I’ve been covering Amazon Web Services for three years, but for the first time last week I got to speak with the man who helped build the company’s cloud platform.
My wide-ranging interview with Amazon.com CTO Werner Vogels is a must-read for anyone who is following AWS and the cloud. There were three things that really struck me from the conversation though:
+ READ THE FULL INTERVIEW HERE: Amazon CTO on competing with Microsoft in the hybrid cloud, and keeping partners and customers happy (with video) +
- Is AWS an IaaS or PaaS?
AWS has been known as the market-leading infrastructure as a service provider, but it’s also a great platform for building and hosting applications. So does that make AWS a PaaS? I asked Vogels: Is AWS an IaaS or a PaaS?
Vogels said customers don’t care about definitions like that. They just want to get a job done.
I find this fascinating: AWS is clearly a PaaS, or at the very least has PaaS services. CloudFormation (which automatically launch services applications need) or BeanStalk (which scales up services as applications need them) to Lamdba (event-driven computing) and even DynamoDB (a NoSQL database) are all PaaS components. But AWS refuses to call itself a PaaS, instead Vogels uses terms like “server-less apps,” which is basically synonymous with PaaS.
Why wouldn’t AWS want to call itself a PaaS? Probably because it doesn’t need to. AWS is the top dog in the IaaS market. Why try to associate with any other markets? Plus Vogels is probably right: For most customers the definition of IaaS vs. PaaS doesn't really matter.
- AWS wasn’t initially targeting enterprises, but it is now
One of the most revealing questions I asked Vogels was the last one in the interview: What have you learned from building AWS into what it is today? He said that in the beginning they just built services and gave them APIs. Now, they have to do a lot more customer hand-holding to get deals done.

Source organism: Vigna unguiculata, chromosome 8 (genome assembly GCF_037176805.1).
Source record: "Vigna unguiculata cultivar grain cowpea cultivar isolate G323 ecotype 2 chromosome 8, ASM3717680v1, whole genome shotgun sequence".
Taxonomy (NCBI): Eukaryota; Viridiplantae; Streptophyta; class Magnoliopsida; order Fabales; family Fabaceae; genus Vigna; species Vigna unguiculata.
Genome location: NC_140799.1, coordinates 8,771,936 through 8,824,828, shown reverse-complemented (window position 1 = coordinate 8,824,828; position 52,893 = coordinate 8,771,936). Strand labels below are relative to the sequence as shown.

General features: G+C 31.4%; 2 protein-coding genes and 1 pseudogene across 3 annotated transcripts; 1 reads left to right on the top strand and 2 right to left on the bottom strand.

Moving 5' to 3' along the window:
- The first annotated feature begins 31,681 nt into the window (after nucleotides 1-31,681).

AWS has transitioned from being a developer-focused cloud to an enterprise-focused one. As part of that transition, AWS has built up its sales force, it now helps customers architect their clouds, and provides support. The answer emphasizes the company’s efforts to target the enterprise market, and the challenges that come along with doing that. Just think - five years ago did Amazon Web Services have enterprise cred? It seems to now.
- AWS is serious about hybrid clouds – but it's not going to build private clouds
A frequent topic of conversation is when talking about AWS at a bar is: Would AWS ever sell a private cloud that customers can run on their own premises? If you read my interview with Vogels, it doesn't sound like that will happen anytime soon.
But, AWS is supporting hybrid cloud computing. AWS doesn't talk a lot about its hybrid cloud efforts (instead it mostly just publicly says that all workloads should move to the public cloud). But in my interview with Vogels he was more realistic, noting that some workloads will stay on premises. So, the company has built Direct Connect and Virtual Private Cloud, and tools that work on-prem and in the cloud like CodeDeploy , Storage Gateway and Identity and Access Management. Those tools though are clearly designed to help customers migrate workloads into the public cloud. Don’t expect AWS private cloud for on-premises to be released anytime soon.